Circumsision in ancient Egypt

Human Dignity

But let’s leave all that aside. Let’s say we have shown that focusing on circumcision and ignoring education, beliefs and so on is somewhat inconsistent, perhaps even dishonestly so. I wouldn’t want to defend circumcision just by showing its opponents to be hypocritical. I would like to positively explain why it is important to allow those interested to maintain the ceremony, through an ethical argument stemming from the matter itself. In order to do so I would like to more closely examine the matter of free choice. In other words, why is it a problem that the baby cannot choose to be circumcised? Why are consent and free choice so important to us? A worthy question, is it not?

So. why does free choice attain an almost sanctified position in our eyes, to the point where liberals and libertarians will insist on the rights of perfect strangers to do drugs or sell themselves as prostitutes as long as they truly chose to do so? I think it is so important to us because free choice, our autonomy, our use of will, our freedom to decide one way or the other – all these are essential things that define us, that ground our identity and our dignity, our self regard.

In other words, one of the sources of our own identity nowadays is our free will, and this is why it is considered almost sacred. So much so that we are willing to give up values we care about, and feel unpleasant, just so others can express their free will (up to a point, of course).

Now, here’s something interesting: for many people, even today, religious beliefs, religious traditions and the right to chose them and act upon them are also among the things that define them, their identity and their self-regard. One’s religious faith is among the essential parts of his or her inner life. Therefore, he or she greatly desires to be allowed to live by it and express it. This is also why he or she will sometimes be willing to die for it.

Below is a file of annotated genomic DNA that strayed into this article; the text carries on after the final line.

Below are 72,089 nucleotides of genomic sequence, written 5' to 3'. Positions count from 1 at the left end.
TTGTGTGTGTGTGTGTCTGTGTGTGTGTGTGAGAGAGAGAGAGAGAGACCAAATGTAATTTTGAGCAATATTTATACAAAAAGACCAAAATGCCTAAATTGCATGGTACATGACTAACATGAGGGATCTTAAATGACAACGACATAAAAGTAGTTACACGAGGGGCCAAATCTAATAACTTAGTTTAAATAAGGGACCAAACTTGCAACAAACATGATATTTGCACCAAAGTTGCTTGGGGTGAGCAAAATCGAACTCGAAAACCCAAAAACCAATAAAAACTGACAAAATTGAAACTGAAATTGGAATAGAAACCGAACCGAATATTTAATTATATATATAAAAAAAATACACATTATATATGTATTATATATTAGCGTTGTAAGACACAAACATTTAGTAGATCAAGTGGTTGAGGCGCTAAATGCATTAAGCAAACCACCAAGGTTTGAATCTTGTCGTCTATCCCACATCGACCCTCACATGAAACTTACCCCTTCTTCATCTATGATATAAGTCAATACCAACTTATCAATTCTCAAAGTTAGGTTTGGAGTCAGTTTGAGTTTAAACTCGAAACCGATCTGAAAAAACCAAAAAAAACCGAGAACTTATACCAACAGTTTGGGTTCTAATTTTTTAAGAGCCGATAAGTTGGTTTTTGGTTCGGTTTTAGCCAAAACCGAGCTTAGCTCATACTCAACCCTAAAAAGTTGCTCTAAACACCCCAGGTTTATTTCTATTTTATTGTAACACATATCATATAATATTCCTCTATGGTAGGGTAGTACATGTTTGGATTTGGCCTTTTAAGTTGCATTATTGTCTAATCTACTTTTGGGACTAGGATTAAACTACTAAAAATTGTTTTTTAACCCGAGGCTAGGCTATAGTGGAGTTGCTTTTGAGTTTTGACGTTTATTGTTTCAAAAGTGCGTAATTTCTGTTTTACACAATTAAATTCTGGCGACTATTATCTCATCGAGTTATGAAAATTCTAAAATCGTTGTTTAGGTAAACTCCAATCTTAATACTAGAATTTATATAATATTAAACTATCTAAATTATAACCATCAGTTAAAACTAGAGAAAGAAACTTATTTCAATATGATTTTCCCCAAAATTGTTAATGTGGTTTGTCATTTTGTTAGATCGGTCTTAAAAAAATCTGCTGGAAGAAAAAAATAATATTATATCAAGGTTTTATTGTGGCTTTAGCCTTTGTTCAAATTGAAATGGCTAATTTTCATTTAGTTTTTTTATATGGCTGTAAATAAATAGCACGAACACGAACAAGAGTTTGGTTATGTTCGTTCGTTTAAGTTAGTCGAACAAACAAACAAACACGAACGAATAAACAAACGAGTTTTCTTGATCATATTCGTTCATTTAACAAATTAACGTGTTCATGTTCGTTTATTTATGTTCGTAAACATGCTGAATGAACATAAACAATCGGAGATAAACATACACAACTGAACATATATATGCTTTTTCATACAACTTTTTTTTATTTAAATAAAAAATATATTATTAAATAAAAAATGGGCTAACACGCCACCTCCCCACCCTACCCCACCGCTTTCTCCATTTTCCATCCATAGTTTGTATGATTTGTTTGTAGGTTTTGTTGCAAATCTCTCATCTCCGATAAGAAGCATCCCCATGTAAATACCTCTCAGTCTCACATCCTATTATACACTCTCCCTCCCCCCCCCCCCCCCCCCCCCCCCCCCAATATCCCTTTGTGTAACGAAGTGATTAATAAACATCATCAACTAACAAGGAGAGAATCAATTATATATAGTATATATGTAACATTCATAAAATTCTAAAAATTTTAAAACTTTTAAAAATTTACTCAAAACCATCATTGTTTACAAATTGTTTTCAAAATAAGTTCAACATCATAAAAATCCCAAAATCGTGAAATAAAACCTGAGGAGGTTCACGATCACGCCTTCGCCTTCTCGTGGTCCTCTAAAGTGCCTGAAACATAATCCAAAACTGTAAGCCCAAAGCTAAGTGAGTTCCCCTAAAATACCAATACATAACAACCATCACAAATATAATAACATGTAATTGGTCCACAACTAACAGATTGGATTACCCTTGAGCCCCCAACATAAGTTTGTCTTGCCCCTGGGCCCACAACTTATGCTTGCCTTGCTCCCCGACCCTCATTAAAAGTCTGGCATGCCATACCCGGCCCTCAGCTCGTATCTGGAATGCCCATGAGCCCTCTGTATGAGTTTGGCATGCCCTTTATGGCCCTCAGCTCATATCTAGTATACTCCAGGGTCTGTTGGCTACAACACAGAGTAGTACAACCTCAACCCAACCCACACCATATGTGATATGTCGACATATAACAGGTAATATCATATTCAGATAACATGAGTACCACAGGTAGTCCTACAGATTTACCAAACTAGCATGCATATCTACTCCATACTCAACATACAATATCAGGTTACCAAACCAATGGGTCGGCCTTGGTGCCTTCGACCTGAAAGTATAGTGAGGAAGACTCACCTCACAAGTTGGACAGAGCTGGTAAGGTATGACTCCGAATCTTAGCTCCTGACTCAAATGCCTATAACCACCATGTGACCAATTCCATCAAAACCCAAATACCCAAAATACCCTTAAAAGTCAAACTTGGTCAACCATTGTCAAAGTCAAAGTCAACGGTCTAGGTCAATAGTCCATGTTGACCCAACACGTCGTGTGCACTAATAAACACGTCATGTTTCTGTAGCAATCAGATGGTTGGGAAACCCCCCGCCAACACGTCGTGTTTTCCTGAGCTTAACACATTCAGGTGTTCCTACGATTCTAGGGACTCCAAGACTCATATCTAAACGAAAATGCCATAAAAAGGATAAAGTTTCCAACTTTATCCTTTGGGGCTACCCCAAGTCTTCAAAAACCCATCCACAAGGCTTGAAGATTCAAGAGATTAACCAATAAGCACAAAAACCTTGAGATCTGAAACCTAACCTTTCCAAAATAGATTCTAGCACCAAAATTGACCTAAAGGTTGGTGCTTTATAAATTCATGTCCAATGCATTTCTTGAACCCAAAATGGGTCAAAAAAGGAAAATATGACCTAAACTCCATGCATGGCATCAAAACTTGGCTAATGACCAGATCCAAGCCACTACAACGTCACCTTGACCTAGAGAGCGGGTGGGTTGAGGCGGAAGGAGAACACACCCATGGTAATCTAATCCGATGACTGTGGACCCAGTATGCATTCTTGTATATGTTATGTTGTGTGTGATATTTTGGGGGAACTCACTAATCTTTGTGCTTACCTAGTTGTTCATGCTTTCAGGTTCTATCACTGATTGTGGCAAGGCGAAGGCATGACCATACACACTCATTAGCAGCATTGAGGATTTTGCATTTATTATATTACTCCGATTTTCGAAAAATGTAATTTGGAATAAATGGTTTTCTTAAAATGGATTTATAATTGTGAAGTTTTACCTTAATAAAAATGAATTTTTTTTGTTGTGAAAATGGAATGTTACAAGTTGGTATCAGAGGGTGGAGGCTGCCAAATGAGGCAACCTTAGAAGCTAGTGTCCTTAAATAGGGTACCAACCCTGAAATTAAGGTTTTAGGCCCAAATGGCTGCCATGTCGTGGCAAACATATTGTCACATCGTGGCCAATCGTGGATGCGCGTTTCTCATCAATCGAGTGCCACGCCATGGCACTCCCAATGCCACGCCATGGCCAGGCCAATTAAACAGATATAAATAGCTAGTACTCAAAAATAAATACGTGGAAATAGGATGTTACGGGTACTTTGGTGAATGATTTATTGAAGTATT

This is not new, but what is new is that in our era liberal democracy recognizes the importance of faith (or lack thereof) to the individual, and therefore insists on religious freedom within its boundaries, letting everyone express their belief – or disbelief – allowing no religious or ideological coercion. Because our religious – or agnostic, or atheistic – persuasions are such an important part of what defines us, what constitutes our identity and dignity, religious freedom is so important to us, and is protected by liberal democracy.

Back to circumcision. When we approach the matter, it wouldn’t be right to weigh freedom of choice against unjustified bodily harm. In such a case obviously we would uphold choice and forbid the bodily harm, even if negligible. But we need, for a moment, to enter the mind of the upholders of tradition. If we take their faith seriously, and we must, we see that there are highly important values on both sides: on the one hand, freedom of choice, denied to the baby; on the other, religious and communal identity, given to him by parents allowed to do so. This is part of the package his parents wish to bequeath unto him, to bring him up by. This is part of the elements of their identity, their self-respect. It’s an essential part of themselves, no less than their free choice. So if we see it thus, both sides of the debate carry values it is important to all of us to preserve.

And now we must decide – which of the two tips the scale? Had the harm to baby been severe, or the social/ethical context been oppressive and degrading (degrading and oppressing what? The very same human dignity we’re trying to defend; the very same human dignity for which we also defend freedom of expression!), then I would think that banning it is justified, even at the cost of denying the parents their freedom of religion.

Is this the case? I think not. I don’t think infant circumcision is problem-free. Definitely not. But I think one can say that in the end the harm done is limited, and the context non-oppressive, and therefore I don’t think that freedom of choice justifies banning the action, which represents such an important element in the lives of those believing in its religious significance. Why? Because it assaults their dignity and the essential values of their lives no less, and I believe far more, than un-chosen circumcision harms the baby’s self-regard.